Canada: Insurtech – AMF Clarifies The Rules Applicable To The Online Distribution Of Insurance Products As Of June 2019

Last Updated: November 16 2018
Article by Pier-Olivier Poisson

Most Read Contributor in Canada, November 2018

On October 17, the Autorité des marchés financiers (AMF, Quebec's securities regulator) held a public information session on the proposed framework for distribution by internet and distribution other than through a representative of insurance products and financial services. This session was held as part of the consultation period recently launched by the AMF to gather comments from interested individuals on the draft of the Regulation respecting alternative distribution methods (the Draft Regulation), expected to govern the distribution of insurance and financial service products without the intermediary of a natural person and distribution without a representative.

Indeed, following the adoption of Bill 141 and as appears from the Draft Regulation, the AMF intends to specify the terms and conditions of the distribution of financial products and services by two alternative modes, namely (i) distribution without the intermediary of a natural person (the distribution by Internet), and (ii) distribution through a distributor as per Title VIII of the Act Respecting the Distribution of Financial Products and Services (the ADFPS) (distribution without a representative).

This update provides an overview of some of the important elements addressed at the public information session of relevance to the modes of distribution by Internet and distribution without a representative.

Offer of financial products and services by a firm without the intermediary of a natural person

What products can be distributed over the internet without the intermediary of a natural person?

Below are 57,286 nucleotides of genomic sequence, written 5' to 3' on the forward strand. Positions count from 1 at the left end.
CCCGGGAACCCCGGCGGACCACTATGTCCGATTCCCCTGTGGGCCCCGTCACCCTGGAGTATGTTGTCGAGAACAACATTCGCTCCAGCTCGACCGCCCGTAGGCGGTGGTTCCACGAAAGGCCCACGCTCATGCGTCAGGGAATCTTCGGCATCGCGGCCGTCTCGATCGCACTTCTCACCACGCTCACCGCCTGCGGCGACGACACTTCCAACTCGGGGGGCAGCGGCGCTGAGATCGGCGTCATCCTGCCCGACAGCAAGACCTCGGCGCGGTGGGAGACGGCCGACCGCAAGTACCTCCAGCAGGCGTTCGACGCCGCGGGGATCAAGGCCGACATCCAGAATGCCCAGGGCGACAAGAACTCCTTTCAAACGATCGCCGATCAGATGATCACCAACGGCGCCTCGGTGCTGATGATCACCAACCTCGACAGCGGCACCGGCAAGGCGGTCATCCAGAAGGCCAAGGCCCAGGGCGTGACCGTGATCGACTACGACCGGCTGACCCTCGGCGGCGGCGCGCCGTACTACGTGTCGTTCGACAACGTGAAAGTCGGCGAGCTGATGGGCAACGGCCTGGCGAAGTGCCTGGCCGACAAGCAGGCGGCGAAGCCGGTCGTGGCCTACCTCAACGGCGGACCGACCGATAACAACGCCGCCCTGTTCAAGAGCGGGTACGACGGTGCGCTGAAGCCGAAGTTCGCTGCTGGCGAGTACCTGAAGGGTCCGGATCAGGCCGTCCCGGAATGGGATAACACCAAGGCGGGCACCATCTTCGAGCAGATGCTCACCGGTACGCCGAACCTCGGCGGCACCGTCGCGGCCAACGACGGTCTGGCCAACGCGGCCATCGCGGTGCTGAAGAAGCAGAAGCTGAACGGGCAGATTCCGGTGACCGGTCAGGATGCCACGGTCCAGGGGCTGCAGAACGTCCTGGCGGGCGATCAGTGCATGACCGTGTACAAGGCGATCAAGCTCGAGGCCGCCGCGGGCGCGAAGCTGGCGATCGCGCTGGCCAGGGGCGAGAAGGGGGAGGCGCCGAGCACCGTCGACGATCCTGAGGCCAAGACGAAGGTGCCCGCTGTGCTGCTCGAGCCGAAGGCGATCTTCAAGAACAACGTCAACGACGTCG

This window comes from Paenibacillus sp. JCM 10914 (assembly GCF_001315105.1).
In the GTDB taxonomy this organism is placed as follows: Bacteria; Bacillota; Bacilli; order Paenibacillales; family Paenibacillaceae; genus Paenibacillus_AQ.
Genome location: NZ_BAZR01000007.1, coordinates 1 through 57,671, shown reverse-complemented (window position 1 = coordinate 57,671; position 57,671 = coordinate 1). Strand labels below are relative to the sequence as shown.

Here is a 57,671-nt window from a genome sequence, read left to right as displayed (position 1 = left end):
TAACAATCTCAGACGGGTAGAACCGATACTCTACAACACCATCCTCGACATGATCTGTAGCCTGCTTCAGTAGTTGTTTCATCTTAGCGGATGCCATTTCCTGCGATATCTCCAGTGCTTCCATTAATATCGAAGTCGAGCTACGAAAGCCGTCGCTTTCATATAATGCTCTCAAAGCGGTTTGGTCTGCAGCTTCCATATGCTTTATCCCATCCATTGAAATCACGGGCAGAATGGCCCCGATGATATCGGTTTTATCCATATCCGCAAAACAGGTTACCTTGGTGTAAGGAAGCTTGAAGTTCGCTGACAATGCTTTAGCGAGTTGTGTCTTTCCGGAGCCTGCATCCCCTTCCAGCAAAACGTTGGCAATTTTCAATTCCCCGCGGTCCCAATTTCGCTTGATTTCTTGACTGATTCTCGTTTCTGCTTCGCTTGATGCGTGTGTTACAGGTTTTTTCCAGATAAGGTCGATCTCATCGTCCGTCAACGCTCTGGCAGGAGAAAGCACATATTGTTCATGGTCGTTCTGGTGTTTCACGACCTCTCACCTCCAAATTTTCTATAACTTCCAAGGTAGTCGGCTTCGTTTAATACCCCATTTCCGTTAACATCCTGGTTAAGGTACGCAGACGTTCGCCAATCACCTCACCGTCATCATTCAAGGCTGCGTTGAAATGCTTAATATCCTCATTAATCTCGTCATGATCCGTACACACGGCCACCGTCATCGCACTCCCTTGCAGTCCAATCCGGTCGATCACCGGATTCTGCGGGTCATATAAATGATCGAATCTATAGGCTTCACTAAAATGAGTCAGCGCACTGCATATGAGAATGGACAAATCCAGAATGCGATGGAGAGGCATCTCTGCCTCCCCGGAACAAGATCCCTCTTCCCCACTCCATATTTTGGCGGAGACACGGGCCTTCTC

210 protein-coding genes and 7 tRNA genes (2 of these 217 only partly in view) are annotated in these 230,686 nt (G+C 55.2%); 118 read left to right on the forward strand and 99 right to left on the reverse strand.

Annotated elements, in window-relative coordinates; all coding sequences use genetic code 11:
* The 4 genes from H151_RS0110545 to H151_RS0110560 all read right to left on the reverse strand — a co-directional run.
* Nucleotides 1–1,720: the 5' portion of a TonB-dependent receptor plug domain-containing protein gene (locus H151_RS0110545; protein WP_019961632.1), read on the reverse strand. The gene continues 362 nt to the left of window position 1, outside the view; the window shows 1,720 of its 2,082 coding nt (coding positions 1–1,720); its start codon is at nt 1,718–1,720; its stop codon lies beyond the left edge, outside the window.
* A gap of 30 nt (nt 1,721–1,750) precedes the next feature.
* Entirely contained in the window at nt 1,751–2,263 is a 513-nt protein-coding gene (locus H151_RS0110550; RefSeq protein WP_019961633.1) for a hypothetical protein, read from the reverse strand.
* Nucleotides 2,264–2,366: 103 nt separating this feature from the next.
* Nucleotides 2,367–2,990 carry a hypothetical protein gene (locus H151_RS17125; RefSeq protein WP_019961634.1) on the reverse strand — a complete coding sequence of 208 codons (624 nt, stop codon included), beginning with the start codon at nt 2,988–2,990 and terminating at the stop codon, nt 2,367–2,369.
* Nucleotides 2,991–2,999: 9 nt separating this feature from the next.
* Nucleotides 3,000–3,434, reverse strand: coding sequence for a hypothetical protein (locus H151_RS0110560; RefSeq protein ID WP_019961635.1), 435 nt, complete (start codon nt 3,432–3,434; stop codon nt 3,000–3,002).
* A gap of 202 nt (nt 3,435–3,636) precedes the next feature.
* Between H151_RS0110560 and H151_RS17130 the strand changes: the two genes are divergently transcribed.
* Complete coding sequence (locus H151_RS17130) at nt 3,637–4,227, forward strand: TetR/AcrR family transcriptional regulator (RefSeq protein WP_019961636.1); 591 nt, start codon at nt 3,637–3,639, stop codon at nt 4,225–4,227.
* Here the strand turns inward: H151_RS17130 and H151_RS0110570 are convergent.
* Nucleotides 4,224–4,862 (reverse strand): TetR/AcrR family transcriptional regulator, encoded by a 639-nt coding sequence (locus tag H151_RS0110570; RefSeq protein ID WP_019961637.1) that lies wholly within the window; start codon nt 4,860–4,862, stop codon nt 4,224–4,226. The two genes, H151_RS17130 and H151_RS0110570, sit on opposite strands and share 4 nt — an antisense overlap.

First of all, it should be noted that the AMF confirmed that it intends to limit the nature of the insurance products that may be distributed without the intermediary of a physical person. This flexibility offered by the AMF seems to us to be partly attenuated by the fact that firms wishing to take advantage of distribution by Internet without a representative's assistance will have to ensure that they implement technological tools capable of advising clients on their needs in the same way that a representative would be required to do so, and also provide clients with the same information and documents that a representative would normally have to provide based on the products offered and the applicable regulations.

Thus, meeting this burden for some more complex insurance products solely through technological tools does not appear at first glance to be a small task. In addition, when AMF analysts were questioned by certain stakeholders about how firms that will practice distribution by Internet could comply with certain specific obligations, they replied that the Draft Regulation's objective is to put in place a legislative framework conductive to technological innovation, but that it will be the firms responsibility to develop the technological tools to meet the applicable requirements.

In light of these comments, it appears to us that the new legislative and regulatory framework in its current form will favour industry players with the financial capacity to quickly develop high-performance technological tools that enable appropriate distribution of a variety of products while meeting all the requirements usually applicable to a representative.

How should the products be distributed by a firm?

A firm that wishes to take advantage of distribution by Internet must ensure that it develops and implements a "platform," i.e. a digital space, allowing it to directly interact with the client. The platform must meet several regulatory requirements set out in the Draft Regulation and will therefore, in our opinion, necessarily be the result of collaboration between technological and legal resources.

For example, the platform should allow the firm to detect and, where necessary, automatically suspend or terminate any action initiated on the platform when the proposed product does not meet the client's needs or when a contradiction or irregularity in the information provided by the client may lead to a result that is inappropriate for the client. It goes without saying this obligation places a significant burden on firms, especially since it will be their responsibility to demonstrate to the AMF that their platform meets the regulatory obligations applicable to distributed products.